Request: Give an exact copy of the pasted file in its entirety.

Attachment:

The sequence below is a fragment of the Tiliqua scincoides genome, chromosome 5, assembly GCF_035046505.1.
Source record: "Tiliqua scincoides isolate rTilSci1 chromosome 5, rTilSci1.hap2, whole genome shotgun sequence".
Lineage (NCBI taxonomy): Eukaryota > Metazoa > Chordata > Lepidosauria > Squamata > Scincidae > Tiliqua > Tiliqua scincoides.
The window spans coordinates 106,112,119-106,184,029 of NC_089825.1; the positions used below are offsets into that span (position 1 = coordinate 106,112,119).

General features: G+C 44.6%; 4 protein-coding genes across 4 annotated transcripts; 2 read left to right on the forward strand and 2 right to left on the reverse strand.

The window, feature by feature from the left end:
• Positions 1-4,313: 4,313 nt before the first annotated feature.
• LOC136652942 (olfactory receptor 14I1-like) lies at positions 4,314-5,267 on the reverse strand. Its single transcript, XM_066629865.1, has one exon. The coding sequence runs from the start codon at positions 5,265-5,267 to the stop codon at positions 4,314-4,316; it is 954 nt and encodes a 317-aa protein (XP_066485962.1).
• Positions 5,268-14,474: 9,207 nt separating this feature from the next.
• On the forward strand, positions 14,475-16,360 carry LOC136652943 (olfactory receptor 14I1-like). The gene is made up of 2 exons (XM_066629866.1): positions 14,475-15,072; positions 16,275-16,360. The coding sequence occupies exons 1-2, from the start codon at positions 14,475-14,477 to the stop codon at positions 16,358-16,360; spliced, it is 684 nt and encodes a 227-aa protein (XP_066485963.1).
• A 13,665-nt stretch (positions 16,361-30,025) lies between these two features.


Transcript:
The sequence below is a fragment of the Tiliqua scincoides genome, chromosome 5, assembly GCF_035046505.1.
Source record: "Tiliqua scincoides isolate rTilSci1 chromosome 5, rTilSci1.hap2, whole genome shotgun sequence".
Lineage (NCBI taxonomy): Eukaryota > Metazoa > Chordata > Lepidosauria > Squamata > Scincidae > Tiliqua > Tiliqua scincoides.
The window spans coordinates 106,112,119-106,184,029 of NC_089825.1; the positions used below are offsets into that span (position 1 = coordinate 106,112,119).

General features: G+C 44.6%; 4 protein-coding genes across 4 annotated transcripts; 2 read left to right on the forward strand and 2 right to left on the reverse strand.

The window, feature by feature from the left end:
• Positions 1-4,313: 4,313 nt before the first annotated feature.
• LOC136652942 (olfactory receptor 14I1-like) lies at positions 4,314-5,267 on the reverse strand. Its single transcript, XM_066629865.1, has one exon. The coding sequence runs from the start codon at positions 5,265-5,267 to the stop codon at positions 4,314-4,316; it is 954 nt and encodes a 317-aa protein (XP_066485962.1).
• Positions 5,268-14,474: 9,207 nt separating this feature from the next.
• On the forward strand, positions 14,475-16,360 carry LOC136652943 (olfactory receptor 14I1-like). The gene is made up of 2 exons (XM_066629866.1): positions 14,475-15,072; positions 16,275-16,360. The coding sequence occupies exons 1-2, from the start codon at positions 14,475-14,477 to the stop codon at positions 16,358-16,360; spliced, it is 684 nt and encodes a 227-aa protein (XP_066485963.1).
• A 13,665-nt stretch (positions 16,361-30,025) lies between these two features.